COLLEGE PARK -- Three years ago, one computer program rated Maryland's football schedule the toughest in the nation.
Times -- and tastes -- change. The Terps have maintained their home-and-home relationship with border rival West Virginia, but their other two nonconference dates have been softened considerably.
Northern Illinois is an independent as it moves from the Big West Conference to the Mid-American, two of the four Division I-A conferences that are not part of the Bowl Alliance.
Alabama-Birmingham? The Terps have helmets that are older than the Blazers' program, which is in its sixth year and its first in I-A.
The nonconference schedule may not be any more strenuous next year, when Maryland is scheduled to play Temple, often the cellar dweller in the Big East, and Ohio University, another member of the Mid-American Conference.
Maryland annually plays the eight other members of the Atlantic Coast Conference, and in lining up nonconference games it has weighed some conflicting goals.
Coach Mark Duffner's priority is winning games. Athletic director Debbie Yow is all for that, but paying off a $5.7 million deficit in her department is a major concern, and bringing some sure wins into Byrd Stadium may not be the best way to improve the cash flow.
The nonconference schedule contributed to Maryland's having only two winning seasons since 1985, one being last year's 6-5 record. "Adjustments had to be made," Duffner said. They began when Andy Geiger was AD and Yow continued the process when she arrived two years ago.
"Coach Duffner came to me when I got here," Yow said, "and said, 'I'm building a team. As part of doing that, we need to build our confidence. We need a couple of wins before we hit the conference schedule.'
"It won't always be that way," Yow continued. "The day's going to come when the league [the ACC] will need us to play tougher nonconference opponents. The league is all for matching up TV games. There's not a lot of interest from ABC in us playing Northern Illinois."
Upgrading is all a matter of timing. Coming off seven straight bowl seasons, N.C. State added Alabama and Baylor last year. It lost both games, and plummeted to 3-8.
Penn State offered Yow a two-for-one deal -- two games at Beaver Stadium in exchange for one at Byrd -- but she declined. She wants Maryland to play Navy, but the Mids have no interest in renewing a rivalry between the state's only major-college teams.
Beyond acknowledging that Maryland will continue to play West Virginia on an annual basis, Yow declined to discuss specific future nonconference opponents, but officials at Temple and Ohio U. said they have contracts.
Maryland will begin a home-and-home series with Temple in 1997, playing in Philadelphia next Sept. 27 and at Byrd Stadium in 1998. Temple plays its home games at Veterans Stadium, but if that is not available it moves to Franklin Field. Ohio U. is scheduled to play at Byrd Stadium on Sept. 6, 1997.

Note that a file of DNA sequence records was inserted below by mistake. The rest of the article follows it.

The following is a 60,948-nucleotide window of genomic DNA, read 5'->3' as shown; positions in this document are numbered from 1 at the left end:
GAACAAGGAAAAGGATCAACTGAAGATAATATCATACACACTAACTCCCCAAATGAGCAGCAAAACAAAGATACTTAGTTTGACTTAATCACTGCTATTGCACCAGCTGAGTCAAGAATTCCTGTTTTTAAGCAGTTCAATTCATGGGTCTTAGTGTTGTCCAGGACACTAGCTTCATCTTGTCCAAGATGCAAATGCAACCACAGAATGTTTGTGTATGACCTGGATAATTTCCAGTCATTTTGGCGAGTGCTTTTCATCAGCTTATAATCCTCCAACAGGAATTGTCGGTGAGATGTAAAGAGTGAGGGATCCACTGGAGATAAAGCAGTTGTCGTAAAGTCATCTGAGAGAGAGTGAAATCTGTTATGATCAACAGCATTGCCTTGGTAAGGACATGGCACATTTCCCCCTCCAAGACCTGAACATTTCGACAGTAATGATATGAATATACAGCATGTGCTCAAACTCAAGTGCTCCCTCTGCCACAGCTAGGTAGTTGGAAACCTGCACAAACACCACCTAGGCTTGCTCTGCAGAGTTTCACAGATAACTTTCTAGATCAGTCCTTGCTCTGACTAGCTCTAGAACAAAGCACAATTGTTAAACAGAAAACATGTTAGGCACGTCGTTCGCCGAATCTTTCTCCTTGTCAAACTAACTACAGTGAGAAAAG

Those agreements will allow Maryland to play six home games each of the next two years, something it hasn't done at Byrd Stadium since 1992.
Maryland could have played six home games this year, but Yow moved the Florida State game to Joe Robbie Stadium in Miami in exchange for a $1 million contract. According to Yow, the game will net Maryland, at the least, $400,000 more than it would clear if the game were played at Byrd Stadium.
The five remaining home games do not include a single team that went to a bowl game last year. Unhappy alumni said that the Florida State deal would cost Maryland over the course of the season, in the form of fewer season-ticket holders, but sales have surpassed last year's total of 16,381.
"The schedule is still an issue to a lot of fans," said R. D. Helt, associate athletic director for marketing and promotions. "I try to remind them that Northern Illinois is playing at Penn State this year, and Alabama-Birmingham will be at Auburn."
Yow said the selling of the Florida State game to the organizers of the Carquest Bowl, who in turn will market it as the Restore Automotive Football Classic, is a move she doesn't want to take again.
"It's a one-time arrangement," Yow said, "and it's going to allow us to balance our budget for the third straight year."
Yow will meet this fall with John Moag, chairman of the Maryland Stadium Authority, about the plausibility of Maryland's moving a home game to Baltimore's NFL stadium, which is scheduled for completion in 1998.
"I want to talk to him, to see what it would take, financially, for us to take a game to Baltimore," said Yow, who ideally would like to play a stronger nonconference opponent here. "When I made reference to the schedule getting stronger, that's a possibility."
Until it prospers from the larger gate at the city's new stadium, however, Maryland will fight the loss of fans and money to the NFL.
"In our environment, with pro teams surrounding us, we have to find our niche," Yow said. "It [the Ravens] has hit us. Actually, it's like adding two new franchises to the area, since Baltimore's getting a new stadium with an increased capacity, and the Redskins are getting a new facility. Between the new seats at the two new stadiums, that's like a third [NFL] franchise in the region."
Maryland's nonconference games for the next three seasons:
1996 .. .. .. .. .. .. 1997 .. .. .. .. .. 1998
N. Illinois . .. .. .. W. Virginia . .. .. Temple
Ala.-Birmingham ... .. Ohio U. .. .. .. .. at W. Virginia
At W. Virginia . .. .. at Temple
Pub Date: 8/22/96